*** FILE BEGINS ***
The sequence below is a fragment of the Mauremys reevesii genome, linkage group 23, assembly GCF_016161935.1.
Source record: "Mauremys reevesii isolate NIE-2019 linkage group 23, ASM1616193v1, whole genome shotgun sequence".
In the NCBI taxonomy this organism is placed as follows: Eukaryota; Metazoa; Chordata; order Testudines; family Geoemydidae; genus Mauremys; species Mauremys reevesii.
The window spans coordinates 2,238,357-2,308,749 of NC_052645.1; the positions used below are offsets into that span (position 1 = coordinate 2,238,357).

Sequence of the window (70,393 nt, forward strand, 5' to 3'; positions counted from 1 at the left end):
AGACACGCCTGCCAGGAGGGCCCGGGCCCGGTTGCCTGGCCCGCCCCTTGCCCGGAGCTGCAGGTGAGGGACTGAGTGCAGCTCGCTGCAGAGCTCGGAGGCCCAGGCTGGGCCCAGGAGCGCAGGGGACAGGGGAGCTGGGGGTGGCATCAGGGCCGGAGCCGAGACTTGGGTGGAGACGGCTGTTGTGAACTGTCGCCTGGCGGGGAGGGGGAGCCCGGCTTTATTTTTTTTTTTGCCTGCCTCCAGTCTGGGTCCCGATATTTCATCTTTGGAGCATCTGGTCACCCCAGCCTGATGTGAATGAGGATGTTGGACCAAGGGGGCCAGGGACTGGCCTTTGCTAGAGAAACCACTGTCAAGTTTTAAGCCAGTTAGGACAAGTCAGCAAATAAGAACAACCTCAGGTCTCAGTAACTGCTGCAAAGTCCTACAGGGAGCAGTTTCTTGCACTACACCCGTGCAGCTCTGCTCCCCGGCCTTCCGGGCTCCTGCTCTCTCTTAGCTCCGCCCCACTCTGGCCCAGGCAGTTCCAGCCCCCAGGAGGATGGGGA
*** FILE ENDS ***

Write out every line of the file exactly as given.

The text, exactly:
The sequence below is a fragment of the Mauremys reevesii genome, linkage group 23, assembly GCF_016161935.1.
Source record: "Mauremys reevesii isolate NIE-2019 linkage group 23, ASM1616193v1, whole genome shotgun sequence".
In the NCBI taxonomy this organism is placed as follows: Eukaryota; Metazoa; Chordata; order Testudines; family Geoemydidae; genus Mauremys; species Mauremys reevesii.
The window spans coordinates 2,238,357-2,308,749 of NC_052645.1; the positions used below are offsets into that span (position 1 = coordinate 2,238,357).

Sequence of the window (70,393 nt, forward strand, 5' to 3'; positions counted from 1 at the left end):
AGACACGCCTGCCAGGAGGGCCCGGGCCCGGTTGCCTGGCCCGCCCCTTGCCCGGAGCTGCAGGTGAGGGACTGAGTGCAGCTCGCTGCAGAGCTCGGAGGCCCAGGCTGGGCCCAGGAGCGCAGGGGACAGGGGAGCTGGGGGTGGCATCAGGGCCGGAGCCGAGACTTGGGTGGAGACGGCTGTTGTGAACTGTCGCCTGGCGGGGAGGGGGAGCCCGGCTTTATTTTTTTTTTTGCCTGCCTCCAGTCTGGGTCCCGATATTTCATCTTTGGAGCATCTGGTCACCCCAGCCTGATGTGAATGAGGATGTTGGACCAAGGGGGCCAGGGACTGGCCTTTGCTAGAGAAACCACTGTCAAGTTTTAAGCCAGTTAGGACAAGTCAGCAAATAAGAACAACCTCAGGTCTCAGTAACTGCTGCAAAGTCCTACAGGGAGCAGTTTCTTGCACTACACCCGTGCAGCTCTGCTCCCCGGCCTTCCGGGCTCCTGCTCTCTCTTAGCTCCGCCCCACTCTGGCCCAGGCAGTTCCAGCCCCCAGGAGGATGGGGA